Tuesday, October 23, 2012

Answering Recent Comments – Part XVIII

Continuing with the comments previously mentioned in the last post, the first sixty comments were answered in the previous 17 posts, the sixty-first and additional comments are answered beginning below:
Comment #61 You Mormons claim the Nephites sailed east from Palestine and came ashore in South or Central America. The Mulekites are inferred to have crossed the Atlantic and landed on the Caribbean coast of Central America. Just what it was about the American environment that caused all these Caucasians to turn into Amerindians is unclear, but most Mormons will tell you it was "sin" that did it. Sounds rather ridiculous, don’t you think?”
Response: When Cain killed his brother Able, the Lord cursed him and placed a mark upon him (Genesis 4:11-16). The curse was that the earth would not yield its fruits to Cain’s future efforts, and the mark was to set him apart as a fugitive and a wanderer and to preserve his life. The Syriac Christianity of the 1st century A.D. claims the mark was a black skin, as does the Eastern Christian Armenian Adam-book of the 4th Century A.D. The Joseph Smith Translation of the Bible, says: “And Enoch also beheld the residue of the people which were the sons of Adam; and they were a mixture of all the seed of Adam save it was the seed of Cain, for the seed of Cain were black, and had not place among them.” However, you want to interpret Genesis 4:11-16, the point is that for sin, or because of sin, Cain was marked and cursed. So, yes, for sin, the sons of Lehi, Laban and Lemuel, and those with them, were marked and cursed for their sins, which mark and curse survived the thousand years of the Book of Mormon and remained with Laban and Lemuel’s seed or descendants. Personally, I never consider what the Lord does as being ridiculous. It may not be understood by the human finite mind, but God’s infinite knowledge far exceeds anything human. As a sidelight, the Lehi Colony traveled south, then south by southeast along the red sea from the Palestine area and finally nearly eastward until they reached the Arabian Sea. From there they sailed to the Western Hemisphere. It is unlikely that the Mulekites sailed, across the Atlantic, but probably followed along about ten years later the same course the Lehi Colony took. Also, Caucasians did not turn into Amerindians—the Lamanite civilization survived the wars with the Nephites and were all that remained in the Land of Promise (Western Hemisphere). They are, at least in part, the original American Indians.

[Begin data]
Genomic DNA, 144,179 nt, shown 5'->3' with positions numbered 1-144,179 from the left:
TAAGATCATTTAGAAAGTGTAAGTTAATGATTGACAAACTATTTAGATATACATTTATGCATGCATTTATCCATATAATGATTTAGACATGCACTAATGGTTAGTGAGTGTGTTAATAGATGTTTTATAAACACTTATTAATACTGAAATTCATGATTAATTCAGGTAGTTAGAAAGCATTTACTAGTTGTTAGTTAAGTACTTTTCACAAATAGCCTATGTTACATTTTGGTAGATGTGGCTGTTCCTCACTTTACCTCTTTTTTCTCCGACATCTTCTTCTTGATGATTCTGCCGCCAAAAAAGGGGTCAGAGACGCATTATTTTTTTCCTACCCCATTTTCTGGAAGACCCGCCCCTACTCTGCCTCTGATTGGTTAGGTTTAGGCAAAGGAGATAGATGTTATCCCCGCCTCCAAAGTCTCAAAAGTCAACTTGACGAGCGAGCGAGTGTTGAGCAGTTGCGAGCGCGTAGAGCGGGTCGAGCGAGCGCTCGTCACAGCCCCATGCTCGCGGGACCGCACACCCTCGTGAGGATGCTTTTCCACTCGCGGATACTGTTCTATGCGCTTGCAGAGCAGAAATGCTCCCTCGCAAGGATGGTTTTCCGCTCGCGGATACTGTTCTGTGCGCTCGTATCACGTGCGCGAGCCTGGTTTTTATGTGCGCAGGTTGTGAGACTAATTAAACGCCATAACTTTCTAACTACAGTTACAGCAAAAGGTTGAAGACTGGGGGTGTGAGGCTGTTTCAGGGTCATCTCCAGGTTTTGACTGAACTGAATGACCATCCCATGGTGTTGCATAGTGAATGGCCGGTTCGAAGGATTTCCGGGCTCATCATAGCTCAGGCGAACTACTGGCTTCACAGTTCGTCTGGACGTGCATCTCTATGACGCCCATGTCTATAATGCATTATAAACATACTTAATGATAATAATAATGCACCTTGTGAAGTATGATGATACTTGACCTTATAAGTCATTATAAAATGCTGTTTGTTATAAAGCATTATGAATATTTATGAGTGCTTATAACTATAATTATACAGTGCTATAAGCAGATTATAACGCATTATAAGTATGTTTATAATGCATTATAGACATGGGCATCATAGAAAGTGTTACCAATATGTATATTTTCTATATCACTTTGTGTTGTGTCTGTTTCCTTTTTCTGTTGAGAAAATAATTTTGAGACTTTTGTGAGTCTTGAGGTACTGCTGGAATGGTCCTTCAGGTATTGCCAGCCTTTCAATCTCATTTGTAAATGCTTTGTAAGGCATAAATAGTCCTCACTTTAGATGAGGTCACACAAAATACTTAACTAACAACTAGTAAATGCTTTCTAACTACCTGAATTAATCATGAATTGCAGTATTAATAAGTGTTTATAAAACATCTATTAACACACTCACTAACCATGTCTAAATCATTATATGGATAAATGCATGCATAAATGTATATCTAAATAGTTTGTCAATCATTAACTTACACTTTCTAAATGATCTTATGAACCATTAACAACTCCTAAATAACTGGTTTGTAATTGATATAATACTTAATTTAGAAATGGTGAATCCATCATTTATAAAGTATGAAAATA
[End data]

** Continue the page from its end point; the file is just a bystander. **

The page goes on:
Comment #62 “I read somewhere about the Book of Mormon geography, that for any two places on a map, there are two pieces of information that describe the relationship of one place to the other.  One piece describes one place as north or south of the other place.  The other piece of information describes one place as east or west of the other.  A visual way to show these relationships is to draw a line between the two places.  If there are 3 places, there are 3 lines (or 6 relationships).  For 4 places, there are 6 lines that connect all 4 places (12 relationships).  For 5 places, 10 lines connect each place (20 relationships), etc.”